Formation in the Secular Franciscan Order
When the first apostles were seeking Christ, His response to them was "Come and see" (John 1:39).
This is the basic attitude of Secular Franciscans toward those women and men seeking to follow Christ today.
The rule of life of the Secular Franciscans is this:
to observe the gospel of our Lord Jesus Christ
by following the example of Saint Francis of Assisi,
who made Christ the inspiration
and the center of his life with God and people.
(OFS RULE, art.# 4)
Formation in and for the Secular Franciscan way of life is understood as the realistic fostering of the growth of the individual Secular Franciscan and fraternities so that the way we live in today's world may conform more and more to the example of the Holy Gospel.
Although there are stages of formation to be traversed, it is a single process of growth, assimilation and integration of values and experiences; it is likewise an on-going conversion, so that, enlivened by the Spirit, we may conform to the image of the Son of God.
The formation process is a spiritual journey which consists of three main phases or stages of growth and maturation:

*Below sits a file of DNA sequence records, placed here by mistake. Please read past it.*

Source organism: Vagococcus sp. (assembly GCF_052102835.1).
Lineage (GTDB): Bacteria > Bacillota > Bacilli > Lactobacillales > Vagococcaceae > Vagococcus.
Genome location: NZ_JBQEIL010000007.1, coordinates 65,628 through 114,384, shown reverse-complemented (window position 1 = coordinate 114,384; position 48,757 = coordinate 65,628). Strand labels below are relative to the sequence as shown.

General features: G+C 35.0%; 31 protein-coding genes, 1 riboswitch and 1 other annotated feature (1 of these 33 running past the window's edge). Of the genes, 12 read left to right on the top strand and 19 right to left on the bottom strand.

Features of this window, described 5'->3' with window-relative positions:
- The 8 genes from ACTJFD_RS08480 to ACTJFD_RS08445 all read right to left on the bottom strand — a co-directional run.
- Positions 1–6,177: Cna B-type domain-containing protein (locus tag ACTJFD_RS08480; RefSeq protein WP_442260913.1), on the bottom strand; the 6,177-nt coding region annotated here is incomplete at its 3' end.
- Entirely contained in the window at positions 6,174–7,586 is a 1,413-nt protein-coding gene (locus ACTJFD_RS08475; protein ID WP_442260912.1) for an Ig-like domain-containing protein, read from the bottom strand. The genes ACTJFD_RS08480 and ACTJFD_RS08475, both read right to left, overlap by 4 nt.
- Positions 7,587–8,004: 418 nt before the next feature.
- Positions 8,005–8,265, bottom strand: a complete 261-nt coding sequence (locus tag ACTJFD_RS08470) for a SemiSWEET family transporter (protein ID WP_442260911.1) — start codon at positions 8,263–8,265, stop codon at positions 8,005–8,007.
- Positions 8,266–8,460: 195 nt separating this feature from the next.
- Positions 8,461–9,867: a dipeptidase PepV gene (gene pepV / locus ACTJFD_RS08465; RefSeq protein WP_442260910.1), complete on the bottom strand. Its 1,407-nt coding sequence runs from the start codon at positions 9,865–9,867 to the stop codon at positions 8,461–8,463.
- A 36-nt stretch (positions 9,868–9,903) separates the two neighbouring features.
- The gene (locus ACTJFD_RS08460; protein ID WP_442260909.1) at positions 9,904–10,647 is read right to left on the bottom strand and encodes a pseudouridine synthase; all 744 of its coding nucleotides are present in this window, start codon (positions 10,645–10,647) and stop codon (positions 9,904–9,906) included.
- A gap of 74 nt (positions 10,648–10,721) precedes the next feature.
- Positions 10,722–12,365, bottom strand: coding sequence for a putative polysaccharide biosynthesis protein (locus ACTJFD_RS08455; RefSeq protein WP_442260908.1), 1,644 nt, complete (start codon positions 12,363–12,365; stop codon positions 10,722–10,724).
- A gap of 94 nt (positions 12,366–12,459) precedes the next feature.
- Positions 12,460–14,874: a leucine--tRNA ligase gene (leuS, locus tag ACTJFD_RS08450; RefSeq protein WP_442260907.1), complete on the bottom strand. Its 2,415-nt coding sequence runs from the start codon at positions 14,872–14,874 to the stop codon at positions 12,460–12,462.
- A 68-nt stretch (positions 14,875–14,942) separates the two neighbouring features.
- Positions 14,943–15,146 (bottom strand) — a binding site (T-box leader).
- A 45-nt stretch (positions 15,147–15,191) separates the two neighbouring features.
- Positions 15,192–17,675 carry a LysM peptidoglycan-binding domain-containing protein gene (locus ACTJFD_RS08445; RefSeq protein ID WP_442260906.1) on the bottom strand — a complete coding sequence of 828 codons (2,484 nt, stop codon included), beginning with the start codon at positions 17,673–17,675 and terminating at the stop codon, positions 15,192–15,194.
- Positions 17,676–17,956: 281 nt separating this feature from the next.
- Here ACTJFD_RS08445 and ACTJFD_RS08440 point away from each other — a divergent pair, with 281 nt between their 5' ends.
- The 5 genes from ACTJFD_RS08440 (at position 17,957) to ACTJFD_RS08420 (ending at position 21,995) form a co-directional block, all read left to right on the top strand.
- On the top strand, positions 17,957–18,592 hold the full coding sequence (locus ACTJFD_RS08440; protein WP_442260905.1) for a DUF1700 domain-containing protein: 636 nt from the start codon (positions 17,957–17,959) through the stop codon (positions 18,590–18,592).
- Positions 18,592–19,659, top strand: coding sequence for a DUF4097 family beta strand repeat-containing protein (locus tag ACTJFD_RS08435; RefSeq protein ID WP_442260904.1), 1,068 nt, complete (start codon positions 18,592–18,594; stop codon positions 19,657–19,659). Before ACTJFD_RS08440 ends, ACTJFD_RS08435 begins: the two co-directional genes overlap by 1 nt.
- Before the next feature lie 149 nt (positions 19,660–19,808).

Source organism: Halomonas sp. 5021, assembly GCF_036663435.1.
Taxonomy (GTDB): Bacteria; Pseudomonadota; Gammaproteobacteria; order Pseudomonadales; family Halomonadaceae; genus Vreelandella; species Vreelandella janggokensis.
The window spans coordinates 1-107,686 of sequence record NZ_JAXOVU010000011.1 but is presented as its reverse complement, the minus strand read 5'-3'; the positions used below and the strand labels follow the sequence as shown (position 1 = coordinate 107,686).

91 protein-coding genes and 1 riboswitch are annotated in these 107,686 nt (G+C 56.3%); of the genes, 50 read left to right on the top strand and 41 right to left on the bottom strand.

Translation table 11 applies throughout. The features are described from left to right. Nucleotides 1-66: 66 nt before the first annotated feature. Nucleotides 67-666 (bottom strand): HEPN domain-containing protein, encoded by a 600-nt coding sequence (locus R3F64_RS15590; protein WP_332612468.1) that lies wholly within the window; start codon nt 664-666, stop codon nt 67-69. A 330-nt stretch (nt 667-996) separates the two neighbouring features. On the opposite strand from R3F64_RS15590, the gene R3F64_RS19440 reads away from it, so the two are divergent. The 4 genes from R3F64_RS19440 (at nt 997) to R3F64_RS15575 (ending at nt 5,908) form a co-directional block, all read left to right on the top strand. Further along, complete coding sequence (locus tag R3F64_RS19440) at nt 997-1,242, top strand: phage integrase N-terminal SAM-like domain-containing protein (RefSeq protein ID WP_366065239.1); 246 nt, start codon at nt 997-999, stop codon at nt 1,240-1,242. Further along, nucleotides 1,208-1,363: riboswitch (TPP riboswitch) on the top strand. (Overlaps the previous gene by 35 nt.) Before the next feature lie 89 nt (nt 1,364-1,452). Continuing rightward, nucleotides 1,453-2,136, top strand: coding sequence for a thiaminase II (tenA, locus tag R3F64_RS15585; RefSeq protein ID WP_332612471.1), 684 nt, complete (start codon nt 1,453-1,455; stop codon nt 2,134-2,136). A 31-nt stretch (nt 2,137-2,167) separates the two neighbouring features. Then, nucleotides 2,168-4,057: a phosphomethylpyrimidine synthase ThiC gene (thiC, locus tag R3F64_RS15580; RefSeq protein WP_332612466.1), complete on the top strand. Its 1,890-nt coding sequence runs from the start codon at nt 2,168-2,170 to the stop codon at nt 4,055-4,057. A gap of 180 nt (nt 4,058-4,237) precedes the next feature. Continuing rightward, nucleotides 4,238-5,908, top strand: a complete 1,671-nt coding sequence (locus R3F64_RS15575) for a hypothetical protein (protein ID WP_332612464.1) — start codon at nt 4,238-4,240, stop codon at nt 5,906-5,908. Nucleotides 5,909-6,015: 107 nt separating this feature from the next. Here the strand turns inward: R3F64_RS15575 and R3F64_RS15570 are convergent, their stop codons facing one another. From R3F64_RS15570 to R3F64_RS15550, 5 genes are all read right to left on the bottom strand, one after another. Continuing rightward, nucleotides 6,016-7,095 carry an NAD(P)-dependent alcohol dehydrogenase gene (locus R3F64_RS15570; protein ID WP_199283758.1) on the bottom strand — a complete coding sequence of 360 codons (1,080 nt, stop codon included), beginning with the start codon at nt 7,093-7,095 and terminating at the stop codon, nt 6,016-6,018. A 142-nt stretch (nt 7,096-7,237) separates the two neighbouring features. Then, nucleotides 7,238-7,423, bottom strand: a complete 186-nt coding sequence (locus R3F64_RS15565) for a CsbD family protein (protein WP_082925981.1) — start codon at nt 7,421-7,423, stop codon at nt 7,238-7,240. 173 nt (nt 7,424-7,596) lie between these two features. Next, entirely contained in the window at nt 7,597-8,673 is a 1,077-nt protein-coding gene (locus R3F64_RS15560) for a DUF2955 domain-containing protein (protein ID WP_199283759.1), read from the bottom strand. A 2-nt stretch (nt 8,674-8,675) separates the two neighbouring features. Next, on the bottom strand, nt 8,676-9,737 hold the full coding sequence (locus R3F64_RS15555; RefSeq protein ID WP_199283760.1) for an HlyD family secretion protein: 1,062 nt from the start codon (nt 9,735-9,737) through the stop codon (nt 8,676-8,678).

Orientation, a period of general information gathering lasting 2 or 3 months if an aspirant seeks to continue a Rite of Welcoming is celebrated.
the Inquiry Phase, as a period of seeking and choosing lasting at least 6 months: if the desire to continue remains and the sense of vocation is growing stronger, then the Rite of Acceptance is celebrated.
the Candidacy Phase, as a period of interiorization and integration; this is the final phase of initial formation, lasting a minimum of 18 months and as long as 36 months. This phase is culminated with the celebration of the Rite of Profession or permanent commitment.
the On-Going Formation Phase, as a time of maturing and consolidating. This phase is continuing deepening of our relationship with God and all creation, our conversion to the Gospel life, and our active participation in the life of the Fraternity. This is our Profession and it lasts for life.
In this process of initial formation, the Inquirer and Candidate acquire the necessary knowledge and experience to interiorize the Secular Franciscan gospel life.
Authentic formation must be gradual and protected. Formation should be developed in each phase so as to prepare the person for the succeeding one by a gradual maturity.